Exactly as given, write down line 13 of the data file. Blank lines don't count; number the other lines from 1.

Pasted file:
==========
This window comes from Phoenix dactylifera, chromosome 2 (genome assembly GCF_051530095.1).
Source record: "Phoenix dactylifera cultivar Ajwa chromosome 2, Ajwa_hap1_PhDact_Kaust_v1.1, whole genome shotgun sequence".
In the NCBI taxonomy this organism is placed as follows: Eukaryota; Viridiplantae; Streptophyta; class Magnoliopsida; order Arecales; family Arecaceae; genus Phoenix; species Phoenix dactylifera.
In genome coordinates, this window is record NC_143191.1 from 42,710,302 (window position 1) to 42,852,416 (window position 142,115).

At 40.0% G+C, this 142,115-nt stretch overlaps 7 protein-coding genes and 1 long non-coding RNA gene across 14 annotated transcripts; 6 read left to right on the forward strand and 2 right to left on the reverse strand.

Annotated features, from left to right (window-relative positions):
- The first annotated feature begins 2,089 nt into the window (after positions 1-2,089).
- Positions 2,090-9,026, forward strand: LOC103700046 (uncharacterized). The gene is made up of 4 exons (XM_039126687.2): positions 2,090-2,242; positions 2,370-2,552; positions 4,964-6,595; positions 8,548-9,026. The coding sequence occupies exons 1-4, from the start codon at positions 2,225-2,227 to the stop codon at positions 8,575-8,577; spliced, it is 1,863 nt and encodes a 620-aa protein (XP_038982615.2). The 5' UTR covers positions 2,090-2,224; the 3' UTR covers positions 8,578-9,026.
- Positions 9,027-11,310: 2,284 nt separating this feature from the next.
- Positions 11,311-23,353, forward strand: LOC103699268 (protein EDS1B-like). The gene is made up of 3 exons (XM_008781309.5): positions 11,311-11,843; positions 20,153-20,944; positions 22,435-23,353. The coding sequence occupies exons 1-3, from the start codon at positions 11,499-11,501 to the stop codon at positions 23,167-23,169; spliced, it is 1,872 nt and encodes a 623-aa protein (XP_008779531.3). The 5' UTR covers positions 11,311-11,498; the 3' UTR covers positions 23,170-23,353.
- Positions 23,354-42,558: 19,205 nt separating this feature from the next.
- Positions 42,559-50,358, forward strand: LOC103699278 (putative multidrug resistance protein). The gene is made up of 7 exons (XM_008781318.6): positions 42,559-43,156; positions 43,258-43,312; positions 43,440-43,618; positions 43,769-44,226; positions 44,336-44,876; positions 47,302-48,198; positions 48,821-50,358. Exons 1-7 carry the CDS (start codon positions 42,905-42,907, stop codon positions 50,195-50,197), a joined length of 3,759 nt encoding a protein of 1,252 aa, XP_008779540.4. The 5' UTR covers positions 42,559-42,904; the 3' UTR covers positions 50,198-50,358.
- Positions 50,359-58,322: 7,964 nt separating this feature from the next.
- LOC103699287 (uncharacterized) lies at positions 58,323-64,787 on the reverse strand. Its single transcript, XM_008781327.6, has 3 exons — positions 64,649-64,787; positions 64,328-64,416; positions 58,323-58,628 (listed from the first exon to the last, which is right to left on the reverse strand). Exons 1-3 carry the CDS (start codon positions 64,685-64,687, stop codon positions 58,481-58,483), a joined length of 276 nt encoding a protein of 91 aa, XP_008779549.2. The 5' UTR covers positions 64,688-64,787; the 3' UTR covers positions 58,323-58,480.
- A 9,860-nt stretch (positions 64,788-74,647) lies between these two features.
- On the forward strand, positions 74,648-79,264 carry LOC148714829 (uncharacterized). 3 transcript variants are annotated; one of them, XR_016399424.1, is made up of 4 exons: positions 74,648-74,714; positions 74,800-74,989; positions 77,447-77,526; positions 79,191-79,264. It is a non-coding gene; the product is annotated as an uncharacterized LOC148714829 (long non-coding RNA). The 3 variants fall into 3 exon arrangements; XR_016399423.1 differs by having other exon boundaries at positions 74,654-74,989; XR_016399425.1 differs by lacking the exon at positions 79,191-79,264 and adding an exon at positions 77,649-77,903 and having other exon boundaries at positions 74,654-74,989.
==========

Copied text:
- Positions 50,359-58,322: 7,964 nt separating this feature from the next.